One of the reports Albert sent me ( “Choreic Syndrome after Cardiac Surgery – 1988” ) mentions that all 5 children suffered complete supranuclear ophthalmoplegia. Here is an extract of the wikipedia on the role of Basal ganglia and eye movement. In Clarisse’s case, she is not yet suffering from ophthalmoplegia.
One of the most intensively studied functions of the BG is their role in controlling eye movements. Eye movement is influenced by an extensive network of brain regions that converge on a midbrain area called the superior colliculus (SC). The SC is a layered structure whose layers form two-dimensional retinotopic maps of visual space. A “bump” of neural activity in the deep layers of the SC drives an eye movement directed toward the corresponding point in space.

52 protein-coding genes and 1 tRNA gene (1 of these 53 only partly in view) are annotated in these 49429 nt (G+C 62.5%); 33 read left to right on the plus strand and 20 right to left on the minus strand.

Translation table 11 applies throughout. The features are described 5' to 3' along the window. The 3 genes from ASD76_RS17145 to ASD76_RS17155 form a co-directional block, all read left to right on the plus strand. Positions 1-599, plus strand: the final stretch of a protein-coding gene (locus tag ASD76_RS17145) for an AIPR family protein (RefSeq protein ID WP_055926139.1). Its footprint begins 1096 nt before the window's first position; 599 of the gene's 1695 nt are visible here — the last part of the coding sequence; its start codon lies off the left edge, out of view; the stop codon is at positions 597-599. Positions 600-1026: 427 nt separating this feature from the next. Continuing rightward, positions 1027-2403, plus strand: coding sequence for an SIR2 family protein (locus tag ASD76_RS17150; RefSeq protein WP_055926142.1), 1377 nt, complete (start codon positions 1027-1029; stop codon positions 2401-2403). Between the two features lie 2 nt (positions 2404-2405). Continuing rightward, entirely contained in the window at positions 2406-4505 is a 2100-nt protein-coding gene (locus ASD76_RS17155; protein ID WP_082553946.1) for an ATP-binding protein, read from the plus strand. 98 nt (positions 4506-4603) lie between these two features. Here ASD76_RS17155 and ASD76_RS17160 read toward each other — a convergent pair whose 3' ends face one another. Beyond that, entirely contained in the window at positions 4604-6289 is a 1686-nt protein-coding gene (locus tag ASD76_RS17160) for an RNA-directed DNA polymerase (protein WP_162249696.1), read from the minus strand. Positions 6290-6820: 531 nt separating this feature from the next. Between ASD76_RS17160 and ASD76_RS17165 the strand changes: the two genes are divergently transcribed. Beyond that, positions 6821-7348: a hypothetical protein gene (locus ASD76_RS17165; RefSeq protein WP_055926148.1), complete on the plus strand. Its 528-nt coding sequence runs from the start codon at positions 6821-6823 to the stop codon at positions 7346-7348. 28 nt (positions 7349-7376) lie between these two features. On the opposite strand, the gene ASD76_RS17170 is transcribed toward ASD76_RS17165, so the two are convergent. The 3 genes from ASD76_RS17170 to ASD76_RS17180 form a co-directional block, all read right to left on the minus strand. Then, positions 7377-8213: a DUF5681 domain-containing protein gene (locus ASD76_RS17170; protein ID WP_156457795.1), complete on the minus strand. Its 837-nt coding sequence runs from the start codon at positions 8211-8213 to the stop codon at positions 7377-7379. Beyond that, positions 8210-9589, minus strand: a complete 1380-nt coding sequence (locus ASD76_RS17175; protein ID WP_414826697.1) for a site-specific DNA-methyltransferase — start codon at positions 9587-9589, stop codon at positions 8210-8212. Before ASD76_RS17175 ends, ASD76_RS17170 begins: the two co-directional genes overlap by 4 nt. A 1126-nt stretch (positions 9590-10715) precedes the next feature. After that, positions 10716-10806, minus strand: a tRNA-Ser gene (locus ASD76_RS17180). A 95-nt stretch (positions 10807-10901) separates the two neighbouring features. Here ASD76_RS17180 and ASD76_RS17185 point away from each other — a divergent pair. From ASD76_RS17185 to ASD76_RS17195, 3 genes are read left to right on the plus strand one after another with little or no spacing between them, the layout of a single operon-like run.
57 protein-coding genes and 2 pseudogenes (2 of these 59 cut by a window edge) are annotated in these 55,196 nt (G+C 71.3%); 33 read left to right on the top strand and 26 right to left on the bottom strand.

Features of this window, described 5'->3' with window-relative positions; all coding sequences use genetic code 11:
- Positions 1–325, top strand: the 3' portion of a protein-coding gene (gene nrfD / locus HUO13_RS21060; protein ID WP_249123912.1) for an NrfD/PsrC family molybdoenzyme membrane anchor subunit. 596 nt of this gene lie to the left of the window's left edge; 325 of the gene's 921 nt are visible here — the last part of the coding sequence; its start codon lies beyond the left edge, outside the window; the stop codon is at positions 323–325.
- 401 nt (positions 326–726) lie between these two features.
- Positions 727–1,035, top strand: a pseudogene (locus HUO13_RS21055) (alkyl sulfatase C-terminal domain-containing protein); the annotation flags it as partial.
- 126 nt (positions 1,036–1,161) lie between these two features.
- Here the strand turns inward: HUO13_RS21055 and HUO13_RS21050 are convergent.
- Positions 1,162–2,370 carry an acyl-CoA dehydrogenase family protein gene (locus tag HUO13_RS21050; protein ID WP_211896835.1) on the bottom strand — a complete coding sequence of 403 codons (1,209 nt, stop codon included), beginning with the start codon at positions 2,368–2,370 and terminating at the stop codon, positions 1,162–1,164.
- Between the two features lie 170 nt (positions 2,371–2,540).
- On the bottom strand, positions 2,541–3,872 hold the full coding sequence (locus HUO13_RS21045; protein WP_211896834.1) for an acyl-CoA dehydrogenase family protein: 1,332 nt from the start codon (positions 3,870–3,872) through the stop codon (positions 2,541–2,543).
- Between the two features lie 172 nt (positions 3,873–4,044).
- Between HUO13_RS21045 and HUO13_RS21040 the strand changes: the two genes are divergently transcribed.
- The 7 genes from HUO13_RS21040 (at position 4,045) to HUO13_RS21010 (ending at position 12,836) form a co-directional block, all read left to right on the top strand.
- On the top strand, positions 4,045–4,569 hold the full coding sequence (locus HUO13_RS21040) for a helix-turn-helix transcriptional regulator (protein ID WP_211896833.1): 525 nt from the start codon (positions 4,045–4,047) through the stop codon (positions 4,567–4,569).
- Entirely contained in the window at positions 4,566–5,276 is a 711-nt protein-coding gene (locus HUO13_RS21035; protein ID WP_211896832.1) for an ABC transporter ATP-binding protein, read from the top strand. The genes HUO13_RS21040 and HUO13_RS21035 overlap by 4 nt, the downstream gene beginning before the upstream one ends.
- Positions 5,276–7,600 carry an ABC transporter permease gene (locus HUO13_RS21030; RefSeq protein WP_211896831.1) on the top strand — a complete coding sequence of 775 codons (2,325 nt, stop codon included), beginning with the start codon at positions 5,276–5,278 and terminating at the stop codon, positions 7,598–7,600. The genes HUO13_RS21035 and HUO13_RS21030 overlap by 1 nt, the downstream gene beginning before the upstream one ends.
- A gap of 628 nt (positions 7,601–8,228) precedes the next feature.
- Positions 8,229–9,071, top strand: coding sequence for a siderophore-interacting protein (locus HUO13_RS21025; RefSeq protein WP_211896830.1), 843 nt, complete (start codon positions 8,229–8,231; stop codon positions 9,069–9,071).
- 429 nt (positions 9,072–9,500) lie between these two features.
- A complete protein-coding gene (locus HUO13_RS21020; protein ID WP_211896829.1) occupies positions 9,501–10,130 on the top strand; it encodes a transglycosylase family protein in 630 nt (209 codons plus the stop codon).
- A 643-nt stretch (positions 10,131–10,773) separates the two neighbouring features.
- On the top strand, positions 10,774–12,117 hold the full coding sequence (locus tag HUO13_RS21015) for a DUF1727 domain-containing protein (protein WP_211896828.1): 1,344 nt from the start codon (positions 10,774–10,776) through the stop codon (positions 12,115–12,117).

The SC receives a strong inhibitory projection from the BG, originating in the substantia nigra pars reticulata (SNr). Neurons in the SNr usually fire continuously at high rates, but at the onset of an eye movement they “pause”, thereby releasing the SC from inhibition. Eye movements of all types are associated with “pausing” in the SNr; however, individual SNr neurons may be more strongly associated with some types of movements than others. Neurons in some parts of the caudate nucleus also show activity related to eye movements. Since the great majority of caudate cells fire at very low rates, this activity almost always shows up as an increase in firing rate. Thus, eye movements begin with activation in the caudate nucleus, which inhibits the SNr via the direct GABAergic projections, which in turn disinhibits the SC.